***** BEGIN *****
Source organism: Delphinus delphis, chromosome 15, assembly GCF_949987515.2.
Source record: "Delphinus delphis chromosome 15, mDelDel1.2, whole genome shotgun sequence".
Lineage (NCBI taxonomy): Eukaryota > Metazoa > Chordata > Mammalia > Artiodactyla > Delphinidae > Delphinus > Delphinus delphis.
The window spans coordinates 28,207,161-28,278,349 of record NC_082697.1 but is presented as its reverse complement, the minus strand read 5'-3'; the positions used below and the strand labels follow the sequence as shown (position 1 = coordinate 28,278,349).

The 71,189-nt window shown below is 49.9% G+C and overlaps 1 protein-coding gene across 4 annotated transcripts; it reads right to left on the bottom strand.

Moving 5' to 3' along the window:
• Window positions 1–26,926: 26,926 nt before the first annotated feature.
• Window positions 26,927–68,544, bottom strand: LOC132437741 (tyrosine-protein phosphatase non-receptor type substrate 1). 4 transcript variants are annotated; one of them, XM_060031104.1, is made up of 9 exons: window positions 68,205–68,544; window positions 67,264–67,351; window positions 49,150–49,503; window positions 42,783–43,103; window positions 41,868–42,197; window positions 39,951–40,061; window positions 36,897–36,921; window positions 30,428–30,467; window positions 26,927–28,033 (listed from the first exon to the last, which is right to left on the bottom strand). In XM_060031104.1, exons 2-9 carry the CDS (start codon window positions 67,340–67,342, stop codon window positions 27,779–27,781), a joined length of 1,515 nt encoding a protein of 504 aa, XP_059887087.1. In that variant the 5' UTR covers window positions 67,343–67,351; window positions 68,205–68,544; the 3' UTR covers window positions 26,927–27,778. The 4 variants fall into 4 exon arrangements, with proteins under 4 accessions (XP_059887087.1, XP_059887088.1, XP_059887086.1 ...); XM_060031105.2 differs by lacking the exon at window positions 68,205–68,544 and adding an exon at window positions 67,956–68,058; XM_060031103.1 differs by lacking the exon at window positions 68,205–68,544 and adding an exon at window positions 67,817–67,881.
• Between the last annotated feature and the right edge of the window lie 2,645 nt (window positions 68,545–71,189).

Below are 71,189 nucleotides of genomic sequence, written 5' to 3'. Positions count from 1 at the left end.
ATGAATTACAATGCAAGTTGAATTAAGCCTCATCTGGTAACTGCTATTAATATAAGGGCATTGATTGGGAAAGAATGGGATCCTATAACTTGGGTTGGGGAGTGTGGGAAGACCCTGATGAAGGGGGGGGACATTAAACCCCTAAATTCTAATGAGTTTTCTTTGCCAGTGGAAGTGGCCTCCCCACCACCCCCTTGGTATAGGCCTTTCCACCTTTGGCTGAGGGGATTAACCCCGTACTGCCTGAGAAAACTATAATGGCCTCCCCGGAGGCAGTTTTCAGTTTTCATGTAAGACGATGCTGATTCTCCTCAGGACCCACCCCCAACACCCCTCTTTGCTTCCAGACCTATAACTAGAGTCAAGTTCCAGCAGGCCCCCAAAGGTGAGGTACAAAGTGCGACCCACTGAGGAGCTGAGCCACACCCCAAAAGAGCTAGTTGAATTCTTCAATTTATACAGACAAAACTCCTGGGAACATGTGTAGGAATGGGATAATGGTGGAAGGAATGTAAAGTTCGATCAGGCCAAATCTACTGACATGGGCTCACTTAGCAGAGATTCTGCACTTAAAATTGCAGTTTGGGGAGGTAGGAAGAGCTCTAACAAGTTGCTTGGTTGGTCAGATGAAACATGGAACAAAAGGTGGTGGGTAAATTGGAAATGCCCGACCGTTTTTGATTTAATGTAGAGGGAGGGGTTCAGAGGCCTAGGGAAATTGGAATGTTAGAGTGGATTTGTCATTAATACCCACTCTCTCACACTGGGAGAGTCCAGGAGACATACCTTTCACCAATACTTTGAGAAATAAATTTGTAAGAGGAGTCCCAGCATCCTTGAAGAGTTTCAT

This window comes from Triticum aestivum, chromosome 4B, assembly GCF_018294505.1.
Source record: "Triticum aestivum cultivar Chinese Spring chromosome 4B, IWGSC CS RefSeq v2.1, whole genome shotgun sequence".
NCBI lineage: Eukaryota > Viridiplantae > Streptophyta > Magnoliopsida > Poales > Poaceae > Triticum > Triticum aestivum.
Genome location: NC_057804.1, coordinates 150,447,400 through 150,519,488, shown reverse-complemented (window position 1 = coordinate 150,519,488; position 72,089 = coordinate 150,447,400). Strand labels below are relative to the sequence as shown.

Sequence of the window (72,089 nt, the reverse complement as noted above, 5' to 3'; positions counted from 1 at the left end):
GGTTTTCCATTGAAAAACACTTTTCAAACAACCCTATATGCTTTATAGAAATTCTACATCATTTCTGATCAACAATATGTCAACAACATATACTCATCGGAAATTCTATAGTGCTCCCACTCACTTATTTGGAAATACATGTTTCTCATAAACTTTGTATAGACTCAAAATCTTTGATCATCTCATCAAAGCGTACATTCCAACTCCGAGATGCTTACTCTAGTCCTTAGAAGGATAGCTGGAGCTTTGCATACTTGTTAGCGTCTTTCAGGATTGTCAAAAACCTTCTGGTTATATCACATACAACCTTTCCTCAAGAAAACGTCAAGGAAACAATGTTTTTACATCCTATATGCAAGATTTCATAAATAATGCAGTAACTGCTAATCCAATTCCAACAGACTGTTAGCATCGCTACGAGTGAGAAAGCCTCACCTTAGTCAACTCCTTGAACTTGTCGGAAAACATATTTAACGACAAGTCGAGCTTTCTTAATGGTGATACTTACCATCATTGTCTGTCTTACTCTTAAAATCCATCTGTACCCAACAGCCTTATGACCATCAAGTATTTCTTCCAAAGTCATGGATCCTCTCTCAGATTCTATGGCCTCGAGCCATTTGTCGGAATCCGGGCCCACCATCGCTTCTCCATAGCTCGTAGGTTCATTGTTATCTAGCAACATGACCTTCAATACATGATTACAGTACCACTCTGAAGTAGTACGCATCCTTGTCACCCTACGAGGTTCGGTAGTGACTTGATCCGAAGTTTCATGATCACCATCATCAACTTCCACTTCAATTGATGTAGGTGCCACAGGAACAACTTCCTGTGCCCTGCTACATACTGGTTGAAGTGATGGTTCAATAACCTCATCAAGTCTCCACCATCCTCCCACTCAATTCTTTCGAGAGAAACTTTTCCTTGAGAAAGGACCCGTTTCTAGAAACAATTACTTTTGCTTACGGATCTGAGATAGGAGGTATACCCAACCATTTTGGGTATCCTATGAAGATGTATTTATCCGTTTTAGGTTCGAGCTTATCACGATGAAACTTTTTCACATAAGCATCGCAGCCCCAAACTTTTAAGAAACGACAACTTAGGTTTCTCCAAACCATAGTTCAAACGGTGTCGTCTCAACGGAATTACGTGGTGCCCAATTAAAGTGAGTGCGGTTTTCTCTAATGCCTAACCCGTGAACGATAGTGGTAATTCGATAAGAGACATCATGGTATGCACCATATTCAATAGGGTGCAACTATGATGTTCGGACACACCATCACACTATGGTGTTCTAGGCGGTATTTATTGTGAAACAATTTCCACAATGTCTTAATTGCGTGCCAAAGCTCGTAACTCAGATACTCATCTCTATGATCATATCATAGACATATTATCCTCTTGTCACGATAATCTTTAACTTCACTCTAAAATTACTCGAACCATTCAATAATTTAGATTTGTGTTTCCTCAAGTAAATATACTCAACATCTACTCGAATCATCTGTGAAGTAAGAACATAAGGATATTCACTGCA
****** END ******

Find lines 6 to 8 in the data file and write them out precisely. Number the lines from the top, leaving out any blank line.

Moving 5' to 3' along the window:
• Window positions 1–26,926: 26,926 nt before the first annotated feature.
• Window positions 26,927–68,544, bottom strand: LOC132437741 (tyrosine-protein phosphatase non-receptor type substrate 1). 4 transcript variants are annotated; one of them, XM_060031104.1, is made up of 9 exons: window positions 68,205–68,544; window positions 67,264–67,351; window positions 49,150–49,503; window positions 42,783–43,103; window positions 41,868–42,197; window positions 39,951–40,061; window positions 36,897–36,921; window positions 30,428–30,467; window positions 26,927–28,033 (listed from the first exon to the last, which is right to left on the bottom strand). In XM_060031104.1, exons 2-9 carry the CDS (start codon window positions 67,340–67,342, stop codon window positions 27,779–27,781), a joined length of 1,515 nt encoding a protein of 504 aa, XP_059887087.1. In that variant the 5' UTR covers window positions 67,343–67,351; window positions 68,205–68,544; the 3' UTR covers window positions 26,927–27,778. The 4 variants fall into 4 exon arrangements, with proteins under 4 accessions (XP_059887087.1, XP_059887088.1, XP_059887086.1 ...); XM_060031105.2 differs by lacking the exon at window positions 68,205–68,544 and adding an exon at window positions 67,956–68,058; XM_060031103.1 differs by lacking the exon at window positions 68,205–68,544 and adding an exon at window positions 67,817–67,881.